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Wheelie Great

Car-Free Day Helps Clear the Air in Europe Citizens in more than 1,000 cities around the world were treated to cleaner air and less congested streets yesterday on the sixth annual car-free day. The event was particularly popular in Europe, where air pollution has had a higher profile since August, when poor air quality accompanied scorching hot temperatures, perhaps contributing to heat-related deaths. In participating cities, the streets were taken over by pedestrians, rollerbladers, and cyclists, and mass transit fees were lowered or dropped altogether. In Paris, police blocked most vehicles from the city center. In Britain, light-hearted phrasebooks were …

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Sake It to ‘em

Tokyo High Court Hears Long-Running Pollution Case In the latest development in a seven-year court case, the Tokyo High Court yesterday began hearing a lawsuit that accuses the Japanese government, the Tokyo metropolitan government, the Metropolitan Expressway Public Corporation, and several diesel-vehicle manufacturers of endangering the health of the city's citizens by failing to stem automobile pollution. The lawsuit features 99 plaintiffs who suffer from respiratory ailments or lost family members to pollution-related illnesses. They say the defendants in the case failed to institute regulations and technology to control the city's pollution problems. Three similar lawsuits involving the same defendants …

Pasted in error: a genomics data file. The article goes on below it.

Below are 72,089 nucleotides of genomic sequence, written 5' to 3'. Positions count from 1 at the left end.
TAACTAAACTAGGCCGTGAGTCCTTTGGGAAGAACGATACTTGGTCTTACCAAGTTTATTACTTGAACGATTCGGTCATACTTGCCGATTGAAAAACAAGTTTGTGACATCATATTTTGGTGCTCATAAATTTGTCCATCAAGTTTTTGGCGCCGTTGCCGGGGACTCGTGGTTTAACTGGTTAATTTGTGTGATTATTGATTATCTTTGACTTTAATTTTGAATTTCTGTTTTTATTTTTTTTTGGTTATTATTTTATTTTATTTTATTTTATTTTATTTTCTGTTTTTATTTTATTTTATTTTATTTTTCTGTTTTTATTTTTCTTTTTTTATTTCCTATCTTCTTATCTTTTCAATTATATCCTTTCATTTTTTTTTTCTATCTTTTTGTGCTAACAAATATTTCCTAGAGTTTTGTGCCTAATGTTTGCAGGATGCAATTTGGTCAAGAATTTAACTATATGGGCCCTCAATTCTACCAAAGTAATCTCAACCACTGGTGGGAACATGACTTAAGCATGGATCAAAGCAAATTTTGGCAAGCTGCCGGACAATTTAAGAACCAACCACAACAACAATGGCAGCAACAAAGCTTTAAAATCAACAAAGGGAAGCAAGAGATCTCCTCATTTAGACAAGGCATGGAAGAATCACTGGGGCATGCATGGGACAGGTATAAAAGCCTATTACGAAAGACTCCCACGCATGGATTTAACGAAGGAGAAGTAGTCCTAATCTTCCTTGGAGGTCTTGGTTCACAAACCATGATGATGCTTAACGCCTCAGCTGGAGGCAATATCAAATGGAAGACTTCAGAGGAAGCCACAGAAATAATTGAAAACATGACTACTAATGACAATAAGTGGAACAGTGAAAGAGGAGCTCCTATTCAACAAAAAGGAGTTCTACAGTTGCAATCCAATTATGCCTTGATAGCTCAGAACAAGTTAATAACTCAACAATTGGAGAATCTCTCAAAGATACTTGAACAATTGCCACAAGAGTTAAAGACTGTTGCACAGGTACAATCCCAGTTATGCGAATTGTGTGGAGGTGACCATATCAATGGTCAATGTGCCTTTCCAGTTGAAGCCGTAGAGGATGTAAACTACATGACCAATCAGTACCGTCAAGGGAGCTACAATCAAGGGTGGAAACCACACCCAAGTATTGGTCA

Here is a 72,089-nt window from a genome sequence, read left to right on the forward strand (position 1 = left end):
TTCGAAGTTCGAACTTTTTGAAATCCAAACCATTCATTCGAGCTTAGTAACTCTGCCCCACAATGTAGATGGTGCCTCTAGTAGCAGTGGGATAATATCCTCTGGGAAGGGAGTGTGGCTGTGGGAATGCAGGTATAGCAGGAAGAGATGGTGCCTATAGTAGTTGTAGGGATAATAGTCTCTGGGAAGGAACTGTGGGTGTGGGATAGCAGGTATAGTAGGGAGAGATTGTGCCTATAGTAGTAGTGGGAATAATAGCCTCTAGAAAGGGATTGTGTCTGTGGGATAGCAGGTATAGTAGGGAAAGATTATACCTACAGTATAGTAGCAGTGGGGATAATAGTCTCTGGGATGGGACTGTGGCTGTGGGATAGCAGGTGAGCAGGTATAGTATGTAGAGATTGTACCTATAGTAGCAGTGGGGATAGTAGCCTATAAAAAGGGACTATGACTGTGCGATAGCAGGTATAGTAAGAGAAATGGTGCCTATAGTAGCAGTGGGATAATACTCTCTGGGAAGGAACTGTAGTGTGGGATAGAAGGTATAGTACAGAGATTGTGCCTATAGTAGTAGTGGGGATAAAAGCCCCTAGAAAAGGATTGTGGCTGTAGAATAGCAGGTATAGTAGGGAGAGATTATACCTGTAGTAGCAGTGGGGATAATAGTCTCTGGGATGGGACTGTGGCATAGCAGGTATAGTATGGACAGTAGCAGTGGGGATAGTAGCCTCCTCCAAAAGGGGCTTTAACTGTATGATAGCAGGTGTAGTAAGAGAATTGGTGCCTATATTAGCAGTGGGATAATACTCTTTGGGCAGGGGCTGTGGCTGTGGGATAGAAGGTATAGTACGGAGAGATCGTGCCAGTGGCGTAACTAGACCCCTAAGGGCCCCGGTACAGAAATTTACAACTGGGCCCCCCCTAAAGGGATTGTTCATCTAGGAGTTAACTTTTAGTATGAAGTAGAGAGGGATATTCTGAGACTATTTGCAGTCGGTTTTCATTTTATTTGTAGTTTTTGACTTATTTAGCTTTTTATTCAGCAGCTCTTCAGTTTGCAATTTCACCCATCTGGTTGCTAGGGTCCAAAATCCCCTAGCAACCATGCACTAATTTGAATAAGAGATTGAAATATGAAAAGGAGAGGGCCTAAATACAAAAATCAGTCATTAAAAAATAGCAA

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City of Light Traffic

Paris, Edinburgh Contemplate London-Style Traffic Fees Thousands of miles from Tokyo, France and Scotland are trying to figure out what to do about their own traffic-induced pollution problems. The French government is considering instituting a toll for vehicles entering Paris, which is suffering from severe pollution as a result of heavy traffic combined with consistently high summer temperatures. Meanwhile, in Scotland, the Edinburgh city council voted to move forward with a plan to charge drivers roughly $3.25 to enter the city in an effort to limit congestion and pollution. The money would be used to fund public transportation projects. Both …

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Taking Leaves of Our Senses